During the Covid-19 pandemic, Cummings has been revealed to have sat in on scientific advisory group meetings that should be apolitical – and now, to have flouted rules that he played a part in imposing. Yet, with everyone from Britain’s bishops to the Daily Mail seemingly aligned against him, Cummings remains unrepentant.
As revealed by the Guardian and Mirror, Cummings and his family made the 420km trip north to Durham from London at the end of last month – while his wife was displaying coronavirus symptoms, and despite advice against all nonessential travel.
Cummings and No 10 dodged questions for weeks, but their eventual explanation was that he was seeking support from his family to care for his four-year-old son. This was called into question by reports of Cummings making two trips to Durham, and another to visit a nearby castle – that last trip, a half-hour drive with his family as passengers, was undertaken, Cummings has in recent hours claimed with a straight face, was because he wanted to test his wonky eyesight .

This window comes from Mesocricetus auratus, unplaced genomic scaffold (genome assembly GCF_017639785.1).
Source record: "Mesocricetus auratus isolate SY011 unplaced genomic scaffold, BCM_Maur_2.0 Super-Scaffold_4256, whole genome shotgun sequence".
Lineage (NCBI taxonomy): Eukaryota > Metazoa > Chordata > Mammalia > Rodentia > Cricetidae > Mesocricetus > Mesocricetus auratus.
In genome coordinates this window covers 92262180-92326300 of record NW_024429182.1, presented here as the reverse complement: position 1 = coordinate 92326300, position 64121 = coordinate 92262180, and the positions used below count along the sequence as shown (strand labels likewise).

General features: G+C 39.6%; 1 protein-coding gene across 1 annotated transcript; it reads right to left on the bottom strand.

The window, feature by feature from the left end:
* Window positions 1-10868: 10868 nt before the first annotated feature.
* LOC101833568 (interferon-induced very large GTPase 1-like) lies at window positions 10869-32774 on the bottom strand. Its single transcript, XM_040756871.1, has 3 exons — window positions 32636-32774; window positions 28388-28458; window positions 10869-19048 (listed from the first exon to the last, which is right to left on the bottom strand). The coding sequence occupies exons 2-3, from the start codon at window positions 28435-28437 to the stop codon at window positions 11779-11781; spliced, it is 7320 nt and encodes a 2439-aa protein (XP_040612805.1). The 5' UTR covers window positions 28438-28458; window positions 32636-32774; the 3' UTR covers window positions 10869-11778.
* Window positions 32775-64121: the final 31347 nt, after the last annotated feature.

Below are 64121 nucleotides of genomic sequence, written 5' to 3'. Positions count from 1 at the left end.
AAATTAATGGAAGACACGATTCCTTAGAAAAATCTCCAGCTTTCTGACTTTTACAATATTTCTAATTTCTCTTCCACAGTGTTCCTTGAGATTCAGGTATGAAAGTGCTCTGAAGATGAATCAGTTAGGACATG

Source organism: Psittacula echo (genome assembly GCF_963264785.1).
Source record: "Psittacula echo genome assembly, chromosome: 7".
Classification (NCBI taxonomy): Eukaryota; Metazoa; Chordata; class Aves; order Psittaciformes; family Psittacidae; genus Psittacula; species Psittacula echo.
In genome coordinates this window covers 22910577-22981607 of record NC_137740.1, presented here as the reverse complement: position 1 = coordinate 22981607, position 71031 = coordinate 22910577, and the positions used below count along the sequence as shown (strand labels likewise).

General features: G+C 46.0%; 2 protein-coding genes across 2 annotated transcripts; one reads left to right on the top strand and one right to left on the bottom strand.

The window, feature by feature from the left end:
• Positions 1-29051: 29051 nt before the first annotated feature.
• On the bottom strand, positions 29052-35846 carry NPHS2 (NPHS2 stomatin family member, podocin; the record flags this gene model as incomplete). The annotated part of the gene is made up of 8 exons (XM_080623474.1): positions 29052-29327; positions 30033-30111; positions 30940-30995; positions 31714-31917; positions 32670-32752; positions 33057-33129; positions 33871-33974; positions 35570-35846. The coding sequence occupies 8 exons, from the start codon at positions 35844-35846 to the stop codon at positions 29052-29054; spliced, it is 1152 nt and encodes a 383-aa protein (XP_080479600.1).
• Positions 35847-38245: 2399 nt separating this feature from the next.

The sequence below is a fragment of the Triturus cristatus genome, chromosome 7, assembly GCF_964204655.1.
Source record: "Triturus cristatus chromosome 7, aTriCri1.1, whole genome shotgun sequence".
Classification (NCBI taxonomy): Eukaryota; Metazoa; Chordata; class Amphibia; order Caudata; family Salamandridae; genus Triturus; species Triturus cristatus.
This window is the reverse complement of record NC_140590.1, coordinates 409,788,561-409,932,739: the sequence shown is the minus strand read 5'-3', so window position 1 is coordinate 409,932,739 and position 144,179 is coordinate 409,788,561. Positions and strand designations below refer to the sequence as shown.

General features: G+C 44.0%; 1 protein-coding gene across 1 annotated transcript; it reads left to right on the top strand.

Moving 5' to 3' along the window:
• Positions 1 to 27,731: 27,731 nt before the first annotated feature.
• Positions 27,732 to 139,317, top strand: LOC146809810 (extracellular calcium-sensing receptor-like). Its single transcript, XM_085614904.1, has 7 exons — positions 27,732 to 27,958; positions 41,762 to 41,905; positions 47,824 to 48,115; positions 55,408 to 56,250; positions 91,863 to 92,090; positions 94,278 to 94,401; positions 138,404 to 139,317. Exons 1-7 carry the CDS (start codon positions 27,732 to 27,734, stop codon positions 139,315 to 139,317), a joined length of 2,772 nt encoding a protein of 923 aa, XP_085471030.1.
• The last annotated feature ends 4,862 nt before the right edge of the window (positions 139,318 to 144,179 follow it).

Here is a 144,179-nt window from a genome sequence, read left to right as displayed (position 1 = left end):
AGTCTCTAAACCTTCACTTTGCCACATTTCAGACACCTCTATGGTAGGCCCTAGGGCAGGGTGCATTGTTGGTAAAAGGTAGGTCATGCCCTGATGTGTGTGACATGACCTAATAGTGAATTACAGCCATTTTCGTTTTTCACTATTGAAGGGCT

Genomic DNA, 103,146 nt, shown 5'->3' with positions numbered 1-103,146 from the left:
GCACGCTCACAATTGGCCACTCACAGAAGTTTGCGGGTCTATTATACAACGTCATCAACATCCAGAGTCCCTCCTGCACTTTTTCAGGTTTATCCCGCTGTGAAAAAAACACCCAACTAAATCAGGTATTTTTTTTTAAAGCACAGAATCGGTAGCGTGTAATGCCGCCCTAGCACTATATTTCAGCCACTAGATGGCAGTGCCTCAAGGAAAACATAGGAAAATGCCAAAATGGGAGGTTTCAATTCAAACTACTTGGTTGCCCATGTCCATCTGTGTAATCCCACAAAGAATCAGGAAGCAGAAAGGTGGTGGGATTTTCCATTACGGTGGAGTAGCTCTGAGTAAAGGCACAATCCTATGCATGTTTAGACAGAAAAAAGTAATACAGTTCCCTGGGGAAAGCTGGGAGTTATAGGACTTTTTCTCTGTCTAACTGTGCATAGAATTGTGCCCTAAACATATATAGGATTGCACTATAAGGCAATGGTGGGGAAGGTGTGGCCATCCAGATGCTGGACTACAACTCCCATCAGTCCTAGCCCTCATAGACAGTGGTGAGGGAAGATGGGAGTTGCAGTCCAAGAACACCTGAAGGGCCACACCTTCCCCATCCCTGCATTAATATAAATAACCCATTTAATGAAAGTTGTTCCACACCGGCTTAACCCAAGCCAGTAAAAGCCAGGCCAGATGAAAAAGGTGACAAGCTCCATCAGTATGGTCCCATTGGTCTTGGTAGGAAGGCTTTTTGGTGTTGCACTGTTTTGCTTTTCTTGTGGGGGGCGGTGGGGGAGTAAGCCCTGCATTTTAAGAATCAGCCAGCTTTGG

Professor Neil Ferguson, an epidemiologist advising the government, had recently resigned after having been visited at his home by his lover – a less obvious transgression. Even as the Tories rallied round Cummings, there was sufficient outrage that many thought he would be obliged to stand down, or at least to apologise. No one expected Boris Johnson to back him.
Yet that is exactly what happened at the briefing on Sunday night, when the prime minister said Cummings had “acted responsibly, legally and with integrity” (incredulous italics, mine). “I think he followed the instincts of every father and every parent, and I do not mark him down for that,” continued Johnson, who, let us never forget, has repeatedly refused to confirm how many children he has (again, with the italics).